Student Politicians Have No Claim On TEC Positions
Student politicians should not be granted representation on the proposed Tertiary Education Commission (TEC) because compulsory student associations are illegitimate and do not represent the views of all students, Student Choice spokesman Clint Heine said today.
Following the Tertiary Education Advisory Commission’s proposal to establish TEC, the New Zealand University Students’ Association (NZUSA) called on the government to include student representation on the new commission.
“NZUSA’s claim to represent all 100,000 university students is fundamentally illegitimate because the organisation is based on forced membership of student associations,” Mr Heine said.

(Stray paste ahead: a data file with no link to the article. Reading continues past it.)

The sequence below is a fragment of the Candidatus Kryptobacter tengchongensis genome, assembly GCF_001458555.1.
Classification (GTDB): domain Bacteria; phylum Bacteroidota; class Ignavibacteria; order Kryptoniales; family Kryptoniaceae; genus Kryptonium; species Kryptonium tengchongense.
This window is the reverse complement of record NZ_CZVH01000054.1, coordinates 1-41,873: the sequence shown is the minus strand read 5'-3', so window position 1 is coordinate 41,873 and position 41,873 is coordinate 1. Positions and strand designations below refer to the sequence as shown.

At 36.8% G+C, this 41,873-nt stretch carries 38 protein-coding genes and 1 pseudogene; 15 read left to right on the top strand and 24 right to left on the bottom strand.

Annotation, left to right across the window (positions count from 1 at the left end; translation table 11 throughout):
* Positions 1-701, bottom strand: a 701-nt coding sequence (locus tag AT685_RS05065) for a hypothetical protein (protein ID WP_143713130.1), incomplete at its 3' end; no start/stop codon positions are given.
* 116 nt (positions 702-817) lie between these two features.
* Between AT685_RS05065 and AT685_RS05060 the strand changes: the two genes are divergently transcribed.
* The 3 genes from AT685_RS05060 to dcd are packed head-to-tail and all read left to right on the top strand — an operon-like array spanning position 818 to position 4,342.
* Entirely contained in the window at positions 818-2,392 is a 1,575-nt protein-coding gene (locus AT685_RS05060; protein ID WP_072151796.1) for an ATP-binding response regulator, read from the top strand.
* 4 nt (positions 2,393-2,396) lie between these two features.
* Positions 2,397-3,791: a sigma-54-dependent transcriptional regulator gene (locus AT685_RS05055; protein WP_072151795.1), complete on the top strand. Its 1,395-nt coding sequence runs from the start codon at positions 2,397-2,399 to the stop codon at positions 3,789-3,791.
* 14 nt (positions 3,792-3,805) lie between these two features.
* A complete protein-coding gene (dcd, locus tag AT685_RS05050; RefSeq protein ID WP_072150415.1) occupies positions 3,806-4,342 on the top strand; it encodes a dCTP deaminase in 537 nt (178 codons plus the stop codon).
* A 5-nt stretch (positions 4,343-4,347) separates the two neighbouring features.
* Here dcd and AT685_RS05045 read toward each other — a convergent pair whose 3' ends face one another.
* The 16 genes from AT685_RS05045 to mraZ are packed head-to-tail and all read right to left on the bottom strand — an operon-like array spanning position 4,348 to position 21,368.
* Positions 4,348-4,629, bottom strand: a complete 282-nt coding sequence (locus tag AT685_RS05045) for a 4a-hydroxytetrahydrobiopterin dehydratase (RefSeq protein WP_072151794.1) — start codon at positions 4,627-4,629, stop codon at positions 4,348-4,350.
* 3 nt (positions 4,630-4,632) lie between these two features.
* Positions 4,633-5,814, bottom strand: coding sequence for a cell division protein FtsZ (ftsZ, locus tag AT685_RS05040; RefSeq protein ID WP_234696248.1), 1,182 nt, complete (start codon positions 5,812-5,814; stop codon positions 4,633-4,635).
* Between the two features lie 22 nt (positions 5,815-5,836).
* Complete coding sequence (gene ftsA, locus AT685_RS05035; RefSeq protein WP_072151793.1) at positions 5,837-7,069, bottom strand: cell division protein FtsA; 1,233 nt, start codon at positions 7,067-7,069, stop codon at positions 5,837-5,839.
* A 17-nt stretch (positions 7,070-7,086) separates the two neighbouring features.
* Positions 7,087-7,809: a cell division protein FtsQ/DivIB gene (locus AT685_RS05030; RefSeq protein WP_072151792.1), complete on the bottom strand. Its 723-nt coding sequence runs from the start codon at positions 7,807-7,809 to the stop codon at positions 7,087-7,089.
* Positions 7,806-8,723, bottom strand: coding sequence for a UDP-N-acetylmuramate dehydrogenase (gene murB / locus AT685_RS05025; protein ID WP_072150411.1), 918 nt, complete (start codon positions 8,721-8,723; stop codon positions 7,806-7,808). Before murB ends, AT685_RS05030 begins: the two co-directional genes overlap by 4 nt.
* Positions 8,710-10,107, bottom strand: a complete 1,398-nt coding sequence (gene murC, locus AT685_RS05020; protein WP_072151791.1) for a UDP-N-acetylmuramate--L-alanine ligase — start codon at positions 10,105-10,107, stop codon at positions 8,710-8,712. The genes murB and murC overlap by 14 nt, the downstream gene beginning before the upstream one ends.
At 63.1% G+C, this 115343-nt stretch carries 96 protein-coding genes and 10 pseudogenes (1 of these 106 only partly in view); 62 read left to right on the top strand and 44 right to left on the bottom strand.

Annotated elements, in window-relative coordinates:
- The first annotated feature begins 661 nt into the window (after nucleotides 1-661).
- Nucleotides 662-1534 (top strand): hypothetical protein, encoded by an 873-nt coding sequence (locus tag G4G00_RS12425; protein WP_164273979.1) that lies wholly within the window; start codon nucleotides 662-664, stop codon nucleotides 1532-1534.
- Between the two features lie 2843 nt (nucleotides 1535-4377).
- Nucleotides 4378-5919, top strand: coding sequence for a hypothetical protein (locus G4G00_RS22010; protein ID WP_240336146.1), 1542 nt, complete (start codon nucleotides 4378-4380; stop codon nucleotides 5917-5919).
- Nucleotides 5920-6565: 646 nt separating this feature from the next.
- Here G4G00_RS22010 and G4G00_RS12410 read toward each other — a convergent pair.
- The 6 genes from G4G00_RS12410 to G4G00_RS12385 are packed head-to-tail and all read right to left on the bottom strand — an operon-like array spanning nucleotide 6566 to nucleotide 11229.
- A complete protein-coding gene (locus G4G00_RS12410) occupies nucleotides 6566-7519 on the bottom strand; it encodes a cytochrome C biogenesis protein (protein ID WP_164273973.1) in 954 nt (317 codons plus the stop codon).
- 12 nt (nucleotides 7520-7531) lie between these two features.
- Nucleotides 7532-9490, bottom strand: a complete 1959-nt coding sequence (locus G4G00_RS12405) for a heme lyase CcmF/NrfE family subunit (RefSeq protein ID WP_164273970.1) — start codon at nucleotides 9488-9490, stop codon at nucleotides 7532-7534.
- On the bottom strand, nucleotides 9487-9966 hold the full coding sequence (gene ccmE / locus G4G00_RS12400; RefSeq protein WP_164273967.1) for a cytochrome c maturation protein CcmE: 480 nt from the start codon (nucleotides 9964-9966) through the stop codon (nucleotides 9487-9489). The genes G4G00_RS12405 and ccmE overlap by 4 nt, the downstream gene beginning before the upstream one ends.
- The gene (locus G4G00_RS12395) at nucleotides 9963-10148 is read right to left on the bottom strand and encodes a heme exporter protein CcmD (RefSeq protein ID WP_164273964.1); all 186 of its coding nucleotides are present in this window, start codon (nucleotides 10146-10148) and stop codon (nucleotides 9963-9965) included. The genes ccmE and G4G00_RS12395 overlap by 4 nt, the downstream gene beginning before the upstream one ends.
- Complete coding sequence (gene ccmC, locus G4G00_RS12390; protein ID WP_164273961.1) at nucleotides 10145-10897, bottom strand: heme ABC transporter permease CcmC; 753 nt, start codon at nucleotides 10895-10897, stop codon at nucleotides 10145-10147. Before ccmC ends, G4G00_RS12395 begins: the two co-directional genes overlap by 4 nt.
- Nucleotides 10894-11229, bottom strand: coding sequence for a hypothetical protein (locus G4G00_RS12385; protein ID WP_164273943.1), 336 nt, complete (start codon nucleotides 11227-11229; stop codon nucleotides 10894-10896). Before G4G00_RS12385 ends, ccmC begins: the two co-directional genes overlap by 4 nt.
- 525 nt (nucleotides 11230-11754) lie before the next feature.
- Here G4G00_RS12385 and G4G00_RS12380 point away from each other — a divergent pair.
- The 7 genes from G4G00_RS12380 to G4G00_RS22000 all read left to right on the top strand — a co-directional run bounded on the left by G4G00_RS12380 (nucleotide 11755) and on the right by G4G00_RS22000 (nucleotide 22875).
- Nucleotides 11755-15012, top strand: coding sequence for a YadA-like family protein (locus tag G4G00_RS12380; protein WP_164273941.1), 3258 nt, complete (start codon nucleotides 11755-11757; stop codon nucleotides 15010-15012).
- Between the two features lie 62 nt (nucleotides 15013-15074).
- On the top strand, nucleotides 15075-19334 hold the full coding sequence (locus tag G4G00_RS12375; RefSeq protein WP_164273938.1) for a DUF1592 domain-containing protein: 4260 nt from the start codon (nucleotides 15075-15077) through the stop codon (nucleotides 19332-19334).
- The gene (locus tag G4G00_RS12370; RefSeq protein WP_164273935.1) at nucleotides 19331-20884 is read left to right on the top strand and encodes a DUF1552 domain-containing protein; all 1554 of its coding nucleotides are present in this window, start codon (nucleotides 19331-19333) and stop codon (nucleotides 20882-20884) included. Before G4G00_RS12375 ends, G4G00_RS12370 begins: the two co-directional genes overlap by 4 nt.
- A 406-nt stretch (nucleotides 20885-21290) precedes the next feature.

“Apart from Auckland all university students are forced to join regional associations which then affiliate to NZUSA. Individual students are not members of NZUSA; instead students are forced by compulsory membership to join regional associations which then affiliate to the national organisation. Forced membership of political groups is not equivalent to legitimate political representation,” Mr Heine said.
“The NZUSA president has no mandate to speak on behalf of all university students as this position is not elected by a system of one student, one vote. NZUSA’s policy is not agreed to by all students but is created by a tiny number of activists and fulltime student politicians. In addition, students support many political parties yet NZUSA’s policies are virtually identical to those of the Alliance party,” Mr Heine said.
“If TEAC and the government are genuinely interested in the views of students they need to canvass opinion far wider than the partisan, radical statements made by NZUSA and other illegitimate organisations such as the Aotearoa Tertiary Students’ Association and Te Mana Akonga,” Mr Heine said.